Planned Parenthood lost in Georgia's special election, too
Analysis

Planned Parenthood lost in Georgia’s special election, too

planned parenthood sticker

Last night, Georgia residents took to the polls for a special election to replace Tom Price, who was chosen by Donald Trump to serve as Health and Human Services Secretary. The race was between Democrat newcomer Jon Ossoff, who didn’t live in the district he was running to represent, and Republican Karen Handel. Handel’s name was much more familiar — she was the proverbial fall guy in the Komen-Planned Parenthood scandal. Handel was the senior vice president of public policy for Susan G. Komen for the Cure when the breast cancer advocacy organization decided to stop giving grants to Planned Parenthood (which does not perform mammograms), a decision which was met with a swift and vicious bullying campaign from the abortion giant. Komen reversed their decision, and Handel was out of a job.

Handel is a pro-life Republican who, in addition to her time spent with Komen, was also Georgia’s first ever Republican Secretary of State. Ossoff, on the other hand, is a pro-abortion Democrat who promised to protect Planned Parenthood during the campaign. Planned Parenthood, of course, stood behind Ossoff, while Ossoff ran attack ads against Handel that slammed her for cutting off funding for Planned Parenthood — claiming that Handel took money away from women that would be used for cancer screenings and breast exams. In reality, Planned Parenthood only provides a minute number of these screenings, but the truth clearly didn’t matter.

Georgia voters evidently didn’t fall for it, though; Handel won last night, defeating Ossoff in the most expensive race in House history. But this wasn’t just a loss for Ossoff and for Democrats; it was a staggering loss for Planned Parenthood, as well.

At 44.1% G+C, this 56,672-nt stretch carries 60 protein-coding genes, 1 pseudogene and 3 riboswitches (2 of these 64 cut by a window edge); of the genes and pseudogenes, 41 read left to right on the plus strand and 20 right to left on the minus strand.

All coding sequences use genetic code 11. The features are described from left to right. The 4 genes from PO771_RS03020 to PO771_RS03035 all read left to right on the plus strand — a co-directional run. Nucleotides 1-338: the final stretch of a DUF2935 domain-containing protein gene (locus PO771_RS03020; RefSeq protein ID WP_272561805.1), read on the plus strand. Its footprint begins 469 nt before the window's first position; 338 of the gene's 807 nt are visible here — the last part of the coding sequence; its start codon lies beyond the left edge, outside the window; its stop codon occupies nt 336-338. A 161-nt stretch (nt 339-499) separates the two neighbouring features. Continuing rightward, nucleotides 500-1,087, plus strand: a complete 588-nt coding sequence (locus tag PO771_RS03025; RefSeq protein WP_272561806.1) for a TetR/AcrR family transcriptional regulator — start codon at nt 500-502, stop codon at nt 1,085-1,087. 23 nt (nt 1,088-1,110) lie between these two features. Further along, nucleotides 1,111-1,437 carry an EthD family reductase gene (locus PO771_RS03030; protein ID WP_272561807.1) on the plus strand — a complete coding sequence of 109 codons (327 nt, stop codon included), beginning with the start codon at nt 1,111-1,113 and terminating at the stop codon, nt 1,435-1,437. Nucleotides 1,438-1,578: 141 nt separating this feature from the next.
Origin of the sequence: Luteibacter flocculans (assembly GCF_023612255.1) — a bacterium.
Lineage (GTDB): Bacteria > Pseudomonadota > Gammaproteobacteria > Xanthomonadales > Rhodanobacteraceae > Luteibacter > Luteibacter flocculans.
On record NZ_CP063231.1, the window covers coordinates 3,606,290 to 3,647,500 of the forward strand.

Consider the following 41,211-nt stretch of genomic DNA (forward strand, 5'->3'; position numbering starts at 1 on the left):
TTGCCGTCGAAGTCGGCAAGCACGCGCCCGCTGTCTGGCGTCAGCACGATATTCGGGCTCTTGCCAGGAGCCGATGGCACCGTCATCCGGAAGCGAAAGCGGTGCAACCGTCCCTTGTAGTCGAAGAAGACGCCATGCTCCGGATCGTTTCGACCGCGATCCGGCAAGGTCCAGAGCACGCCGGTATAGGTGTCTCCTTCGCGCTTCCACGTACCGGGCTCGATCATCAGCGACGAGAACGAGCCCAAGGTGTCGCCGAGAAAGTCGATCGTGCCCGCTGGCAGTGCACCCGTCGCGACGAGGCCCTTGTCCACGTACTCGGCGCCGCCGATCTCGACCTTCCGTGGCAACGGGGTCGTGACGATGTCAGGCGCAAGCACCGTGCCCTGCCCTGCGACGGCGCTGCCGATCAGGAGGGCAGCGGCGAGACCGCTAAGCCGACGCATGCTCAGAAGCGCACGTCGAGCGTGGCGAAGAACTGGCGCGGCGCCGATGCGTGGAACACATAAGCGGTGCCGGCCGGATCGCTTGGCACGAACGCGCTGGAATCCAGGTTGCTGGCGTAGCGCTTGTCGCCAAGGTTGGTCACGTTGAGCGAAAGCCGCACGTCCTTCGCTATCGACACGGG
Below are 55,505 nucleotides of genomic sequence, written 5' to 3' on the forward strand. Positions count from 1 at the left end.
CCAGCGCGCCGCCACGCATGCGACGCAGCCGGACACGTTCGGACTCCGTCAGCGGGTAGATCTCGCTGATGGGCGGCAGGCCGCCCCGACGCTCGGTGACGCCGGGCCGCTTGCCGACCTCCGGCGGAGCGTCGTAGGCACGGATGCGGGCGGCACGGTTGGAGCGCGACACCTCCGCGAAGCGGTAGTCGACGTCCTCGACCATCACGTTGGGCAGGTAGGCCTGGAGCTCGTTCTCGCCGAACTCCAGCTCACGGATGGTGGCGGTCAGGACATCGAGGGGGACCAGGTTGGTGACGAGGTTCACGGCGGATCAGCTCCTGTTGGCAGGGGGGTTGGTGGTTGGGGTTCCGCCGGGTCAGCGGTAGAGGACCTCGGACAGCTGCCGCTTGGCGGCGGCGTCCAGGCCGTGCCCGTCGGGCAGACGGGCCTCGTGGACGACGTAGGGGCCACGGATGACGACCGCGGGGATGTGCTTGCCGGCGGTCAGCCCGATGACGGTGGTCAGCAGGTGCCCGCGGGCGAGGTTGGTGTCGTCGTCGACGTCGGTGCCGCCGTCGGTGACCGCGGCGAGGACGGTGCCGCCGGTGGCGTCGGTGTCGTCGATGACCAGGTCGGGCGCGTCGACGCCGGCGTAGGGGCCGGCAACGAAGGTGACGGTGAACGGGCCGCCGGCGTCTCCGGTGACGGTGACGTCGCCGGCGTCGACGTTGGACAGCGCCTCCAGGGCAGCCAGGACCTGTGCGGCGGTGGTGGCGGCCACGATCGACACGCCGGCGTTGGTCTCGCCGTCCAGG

Planned Parenthood was heavily invested in seeing Ossoff win. Ossoff spent tens of millions of dollars in an attempt to win the district seat, but one of his largest donors was Planned Parenthood, which gave over $800,000 to his campaign. Planned Parenthood also tried to help mobilize supporters and encouraged them to vote for Ossoff. But their efforts failed — and after the results came in, Planned Parenthood didn’t hide its disappointment:

While Ossoff had Planned Parenthood behind him, urging voters to support him so that he could fight for Planned Parenthood to continue receiving taxpayer funding, Handel had the backing of the pro-life Susan B. Anthony List, which contacted voters about Handel’s opposition to abortion, as well as her desire to eliminate taxpayer funding from Planned Parenthood.

It seems that Ossoff’s pro-abortion stance didn’t resonate with voters, no matter how much energy and money Planned Parenthood poured into this race. And it’s for this reason that Planned Parenthood lost last night, too. It should serve as a sign for other politicians: Americans don’t support taxpayer-funded abortion, and they aren’t buying Planned Parenthood’s tactic of branding themselves as a health care provider.

It’s time to stop defending Planned Parenthood, and start listening to what Americans actually want.

Editor’s Note: All op-eds are the opinion of the writer, and not necessarily the official position of Live Action.

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